At least 30 killed as Armenia and Azerbaijan battle over breakaway region
China, Russia urge restraint; Turkey tells Armenia to halt attacks
Fighting between Armenia and Azerbaijan escalated sharply on Monday in and around the mountain territory of Nagorno-Karabakh and at least 30 people were killed in a second day of heavy clashes.
The clashes between Armenia and Azerbaijan, the heaviest since 2016, have rekindled concern over stability in the South Caucasus region, a corridor for pipelines carrying oil and gas to world markets.
The two former Soviet republics have clashed periodically in a decades-long conflict over Nagorno-Karabakh, a breakaway region that is inside Azerbaijan but is run by ethnic Armenians.
Azerbaijan's president declared a partial military mobilization, and his foreign minister said six Azeri civilians had been killed and 19 injured since the fighting began. Interfax news agency quoted an Armenian defence ministry representative as saying 200 Armenians had been wounded.
Nagorno-Karabakh reported that 28 more of its soldiers had been killed. It had said on Sunday 16 of its servicemen had been killed and more than 100 wounded after Azerbaijan launched an air and artillery attack.
Nagorno-Karabakh also said it had recovered some territory that it had lost control of on Sunday, and said Azerbaijan had been using heavy artillery to shell areas.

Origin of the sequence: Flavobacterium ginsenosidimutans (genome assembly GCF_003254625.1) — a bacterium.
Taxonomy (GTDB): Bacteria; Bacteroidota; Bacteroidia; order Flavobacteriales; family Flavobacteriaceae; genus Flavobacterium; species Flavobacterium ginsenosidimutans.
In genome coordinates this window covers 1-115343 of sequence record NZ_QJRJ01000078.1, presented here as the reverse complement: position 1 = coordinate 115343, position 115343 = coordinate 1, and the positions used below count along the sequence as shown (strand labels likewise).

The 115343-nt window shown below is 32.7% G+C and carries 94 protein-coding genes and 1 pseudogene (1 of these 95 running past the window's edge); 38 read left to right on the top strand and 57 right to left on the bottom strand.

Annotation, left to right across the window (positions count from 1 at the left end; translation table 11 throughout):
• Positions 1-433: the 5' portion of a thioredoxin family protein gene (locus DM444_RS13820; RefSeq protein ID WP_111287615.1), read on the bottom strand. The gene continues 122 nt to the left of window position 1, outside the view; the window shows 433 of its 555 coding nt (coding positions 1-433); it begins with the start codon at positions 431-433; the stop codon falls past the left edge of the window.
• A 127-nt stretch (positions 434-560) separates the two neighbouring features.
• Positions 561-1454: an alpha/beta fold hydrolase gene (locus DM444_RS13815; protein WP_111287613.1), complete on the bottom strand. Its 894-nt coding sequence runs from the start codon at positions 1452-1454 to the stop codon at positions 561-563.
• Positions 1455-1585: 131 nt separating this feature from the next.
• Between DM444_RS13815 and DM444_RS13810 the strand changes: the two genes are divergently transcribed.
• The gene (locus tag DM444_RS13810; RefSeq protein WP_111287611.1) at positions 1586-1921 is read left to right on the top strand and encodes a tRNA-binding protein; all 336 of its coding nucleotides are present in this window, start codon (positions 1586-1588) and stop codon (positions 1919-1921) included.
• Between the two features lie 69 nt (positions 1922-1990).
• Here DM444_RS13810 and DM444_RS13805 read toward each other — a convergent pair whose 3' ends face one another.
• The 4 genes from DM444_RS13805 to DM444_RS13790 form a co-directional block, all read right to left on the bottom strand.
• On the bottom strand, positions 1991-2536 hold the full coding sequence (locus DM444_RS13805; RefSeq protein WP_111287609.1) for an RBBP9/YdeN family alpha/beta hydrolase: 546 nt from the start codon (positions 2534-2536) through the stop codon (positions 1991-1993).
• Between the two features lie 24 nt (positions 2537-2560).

The general prosecutor's office in Azerbaijan said two Azeri civilians were killed on Monday, after five civilians were killed on Sunday, and 30 civilians had been wounded.
Interfax news agency quoted the press secretary of Azerbaijan's defence ministry, Anar Evyazov, as saying the Azeri military occupied several strategically important heights near the village of Talish in Karabakh.
"Missile, artillery and air strikes are being applied to the enemy's positions, which forces the enemy to surrender the held positions," he said, adding that several important strategic heights around Talish village had been taken.
China and Russia urged both sides to show restraint.
The clashes have spurred a flurry of diplomacy to defuse the reignited tensions between majority Christian Armenia and mainly Muslim Azerbaijan. Russia called for an immediate ceasefire and another regional power, Turkey, said it would support Azerbaijan, its traditional ally.
"Armenia must immediately halt its attacks, send back the mercenaries and terrorists it brought from abroad and withdraw from the Azerbaijan lands," said Turkish Defence Minister Hulusi Akar, adding a ceasefire and peace are needed.
Armenia's ambassador to Russia said on Monday Turkey had sent around 4,000 fighters from northern Syria to Azerbaijan, Interfax news agency reported, an accusation denied by Baku.
Under international law, Nagorno-Karabakh is recognized as part of Azerbaijan. But the ethnic Armenians who make up the vast majority of the population reject Azeri rule.
They have run their own affairs, with support from Armenia, since Nagorno-Karabakh broke away from Azerbaijan in a conflict that erupted as the Soviet Union collapsed in 1991.
Although a ceasefire was reached in 1994, after thousands of people were killed and many more displaced, Azerbaijan and Armenia frequently accuse each other of attacks around Nagorno-Karabakh and along the separate Azeri-Armenian frontier.
Pipelines shipping Caspian oil and natural gas from Azerbaijan to the world pass close to Nagorno-Karabakh.